Interview with Anna Whiteman

What do you remember about the major?

I remember that it was a great major, I could honestly find any class that interested me and the likelihood fitting into the major was very high, which I appreciated. Lot of my friends at the time who were studying very strict disciplines.

I remember my capstone class as being very difficult and forcing me to really shape how I think. I took one class called Globalization and Corruption with Phillip Nichols and he would make us present on something that we didn't necessary agree with or had some sort of contrarian stance. We had to present the counterpoint to the class for a full 45 minutes. So that made you think in a new direction and was incredibly challenging but also rewarding. I tend to take a little bit more of a robust view of things before I determine an opinion about them in my work and life, in general.

I also remember going to Rome. I was a first of the three of us who went on this PPE in Rome program. It was its first year in existence, so I don't know if it's still going on but that was one of the coolest things that did at Penn.

I also just remember having a cool community of other PPE majors around me; cool events and speakers using the Goldstone Forum that were set up around the PPE major that were incredibly enlightening and fun to participate in.

How do you think that PPE played a role in your decision to pursue specific career opportunities? Did it shape the way you went about searching for jobs? Did it shape what kind of industry you wanted to go into?

So, I spent my first professional summer working at the Clinton Foundation. So, that was semi-informed by PPE. I think my interests in working for the Clinton Foundation were aligned with the same interests that propelled me to be a PPE major. After that, I went into banking and that was an attempt to enter a world full of Wharton kids that were going into the same job, I was kind of the contrarian force in there. So, it wasn't necessarily that PPE compelled me to do that, but I think I was able to bring a very different and cool kind of perspective to that internship which turned into a job, which turned into what I'm doing now. So, I would say that it's led me to have a different kind of perspective. It shapes how I look at things at work. So, I work in investing right now and when an investment comes to the table, I tend to look at it differently and ask different questions than somebody that studied finance. So, I think that's kind of how it's shaped me in a career way.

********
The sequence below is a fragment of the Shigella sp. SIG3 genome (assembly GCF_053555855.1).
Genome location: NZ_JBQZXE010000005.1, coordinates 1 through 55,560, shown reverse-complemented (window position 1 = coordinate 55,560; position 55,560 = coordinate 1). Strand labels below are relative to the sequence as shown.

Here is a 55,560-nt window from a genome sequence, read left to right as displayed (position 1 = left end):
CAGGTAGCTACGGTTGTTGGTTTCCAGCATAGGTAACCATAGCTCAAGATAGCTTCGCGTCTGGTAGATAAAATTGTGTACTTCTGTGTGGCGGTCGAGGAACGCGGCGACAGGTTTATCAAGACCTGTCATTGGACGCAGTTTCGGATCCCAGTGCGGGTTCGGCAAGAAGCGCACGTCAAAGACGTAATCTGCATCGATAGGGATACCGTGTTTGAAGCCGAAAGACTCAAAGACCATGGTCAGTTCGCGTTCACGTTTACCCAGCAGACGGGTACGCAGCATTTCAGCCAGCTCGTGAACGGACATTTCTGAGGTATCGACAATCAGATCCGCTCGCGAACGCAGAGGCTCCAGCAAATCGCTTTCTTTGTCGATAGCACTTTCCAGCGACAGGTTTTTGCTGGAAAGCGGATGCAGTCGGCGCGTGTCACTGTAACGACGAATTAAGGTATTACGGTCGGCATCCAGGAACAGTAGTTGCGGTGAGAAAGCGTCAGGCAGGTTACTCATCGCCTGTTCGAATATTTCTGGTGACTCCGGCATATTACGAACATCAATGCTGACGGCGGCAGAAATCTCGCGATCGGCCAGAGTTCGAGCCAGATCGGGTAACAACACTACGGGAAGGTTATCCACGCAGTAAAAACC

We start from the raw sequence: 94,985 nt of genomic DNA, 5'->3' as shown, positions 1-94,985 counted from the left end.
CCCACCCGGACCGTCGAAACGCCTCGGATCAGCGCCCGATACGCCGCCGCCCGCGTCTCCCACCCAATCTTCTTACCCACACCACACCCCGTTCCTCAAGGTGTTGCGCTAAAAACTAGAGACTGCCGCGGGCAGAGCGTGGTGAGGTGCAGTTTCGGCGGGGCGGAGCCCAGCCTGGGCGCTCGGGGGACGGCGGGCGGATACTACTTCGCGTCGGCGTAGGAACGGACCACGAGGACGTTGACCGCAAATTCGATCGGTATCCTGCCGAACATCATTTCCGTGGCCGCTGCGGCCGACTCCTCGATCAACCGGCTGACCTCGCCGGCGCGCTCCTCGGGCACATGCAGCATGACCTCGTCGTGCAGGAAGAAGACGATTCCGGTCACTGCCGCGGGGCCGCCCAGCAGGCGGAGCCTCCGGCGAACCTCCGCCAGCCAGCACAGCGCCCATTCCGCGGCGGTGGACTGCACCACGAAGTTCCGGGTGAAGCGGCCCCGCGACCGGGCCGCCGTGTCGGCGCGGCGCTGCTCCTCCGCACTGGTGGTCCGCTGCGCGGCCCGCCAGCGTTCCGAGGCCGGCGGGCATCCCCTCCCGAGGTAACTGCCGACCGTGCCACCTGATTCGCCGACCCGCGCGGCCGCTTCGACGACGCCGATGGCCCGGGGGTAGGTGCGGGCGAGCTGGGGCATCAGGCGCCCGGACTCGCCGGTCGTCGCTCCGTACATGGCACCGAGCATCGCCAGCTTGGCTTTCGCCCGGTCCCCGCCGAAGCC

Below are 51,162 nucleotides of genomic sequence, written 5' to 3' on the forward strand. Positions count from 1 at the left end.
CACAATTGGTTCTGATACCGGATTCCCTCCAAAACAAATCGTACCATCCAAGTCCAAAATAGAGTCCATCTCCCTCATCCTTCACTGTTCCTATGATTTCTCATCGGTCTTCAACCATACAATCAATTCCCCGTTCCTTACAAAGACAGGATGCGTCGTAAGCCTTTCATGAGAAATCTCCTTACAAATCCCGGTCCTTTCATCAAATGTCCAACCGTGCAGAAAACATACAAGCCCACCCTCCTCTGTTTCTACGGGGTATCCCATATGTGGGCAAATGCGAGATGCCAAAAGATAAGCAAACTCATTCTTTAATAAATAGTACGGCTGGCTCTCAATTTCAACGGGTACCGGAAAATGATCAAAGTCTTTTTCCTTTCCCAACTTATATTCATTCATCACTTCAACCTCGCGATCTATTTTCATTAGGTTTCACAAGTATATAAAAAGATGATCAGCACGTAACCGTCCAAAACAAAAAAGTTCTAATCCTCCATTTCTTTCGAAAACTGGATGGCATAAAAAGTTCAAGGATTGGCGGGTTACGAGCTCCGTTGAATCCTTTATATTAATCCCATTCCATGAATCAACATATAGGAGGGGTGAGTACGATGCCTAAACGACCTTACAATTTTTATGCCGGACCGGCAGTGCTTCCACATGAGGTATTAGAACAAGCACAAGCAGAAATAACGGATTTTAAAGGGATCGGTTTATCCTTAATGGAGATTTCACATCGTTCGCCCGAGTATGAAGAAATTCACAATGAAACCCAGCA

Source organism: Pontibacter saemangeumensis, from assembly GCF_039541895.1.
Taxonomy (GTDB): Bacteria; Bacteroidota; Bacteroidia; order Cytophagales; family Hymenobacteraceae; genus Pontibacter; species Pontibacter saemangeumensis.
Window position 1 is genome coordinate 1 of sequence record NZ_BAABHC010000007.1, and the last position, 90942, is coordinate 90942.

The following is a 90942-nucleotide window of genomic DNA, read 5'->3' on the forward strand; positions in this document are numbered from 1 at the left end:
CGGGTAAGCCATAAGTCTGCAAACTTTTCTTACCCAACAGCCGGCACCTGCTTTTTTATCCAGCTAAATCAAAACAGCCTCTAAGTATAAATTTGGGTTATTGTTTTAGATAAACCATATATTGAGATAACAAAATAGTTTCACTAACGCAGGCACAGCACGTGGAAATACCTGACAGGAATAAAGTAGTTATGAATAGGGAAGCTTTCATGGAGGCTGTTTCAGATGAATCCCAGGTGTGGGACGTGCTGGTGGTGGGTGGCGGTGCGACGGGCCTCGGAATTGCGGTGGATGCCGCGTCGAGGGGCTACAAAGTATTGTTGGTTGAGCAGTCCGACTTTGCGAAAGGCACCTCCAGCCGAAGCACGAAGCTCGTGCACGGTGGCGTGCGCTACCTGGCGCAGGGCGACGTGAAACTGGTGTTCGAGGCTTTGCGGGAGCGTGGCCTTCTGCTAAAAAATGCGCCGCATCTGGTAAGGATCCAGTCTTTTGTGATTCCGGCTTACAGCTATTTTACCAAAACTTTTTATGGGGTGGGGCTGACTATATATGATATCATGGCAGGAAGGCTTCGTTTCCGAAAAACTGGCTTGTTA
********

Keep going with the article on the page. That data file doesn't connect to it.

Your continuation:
Yeah. Frankly I think that you go into banking and you learn everything that you would have learned at Wharton and so why waste the time in college, when you can just have an awesome major like PPE.

What do you wish you knew about life post-college as an undergrad? If you could go back and give your younger self any advice in terms of job search or managing college life in general, what do you think you would say?

That's a great question. I think frankly I would just say have as much fun and explore your interests as much as possible. I think PPE is a crucial part of that. I would probably tell myself as much as I'm exploring my interests, you should probably do more things that are applicable to actual jobs. So, I would say I'd probably do a little bit more of the practical things. More so, I’m really happy with my decision to pursue what interested me as opposed to trying to career track myself as an undergrad. You're in a very special place and time, and just recognize that and be grateful that you have the opportunity and make the most of it.

Is there anything that you'd like PPE to do more with alumni to sort of keep people connected with one another, or to stay up to date on what's going on on campus?

Yeah. I think one thing that PPE gets a bad rap for is that a lot of people end up going to law school so I'm obviously a kind of contrarian in that sense. I had no interest in studying law any further than the political science classes that PPE entailed. I think that PPE could do a better job of reaching out to its alumni, not necessarily just in finance or anywhere else, but in a diverse set of career paths so that people know all that’s available to them. I think that probably scared a lot of people off from being PPE majors.

I loved the Goldstone speaker series. I think they were really interesting and brought in some really creative, powerful minds, so to the extent that, if you can make alumni aware of those goings on would be really cool. It would be cool if there was a post-college like alumni advisory board. I was on the advisory board of PPE the last 2 years of school, so I would love to continue to be a voice to help shape the major going forward.

I’m actually from Philadelphia, from 20th and Locust, so if you ever do any events or anything that you think that I could potentially help you out with or contribute to, I'd be happy to, if it overlaps with my schedule at home.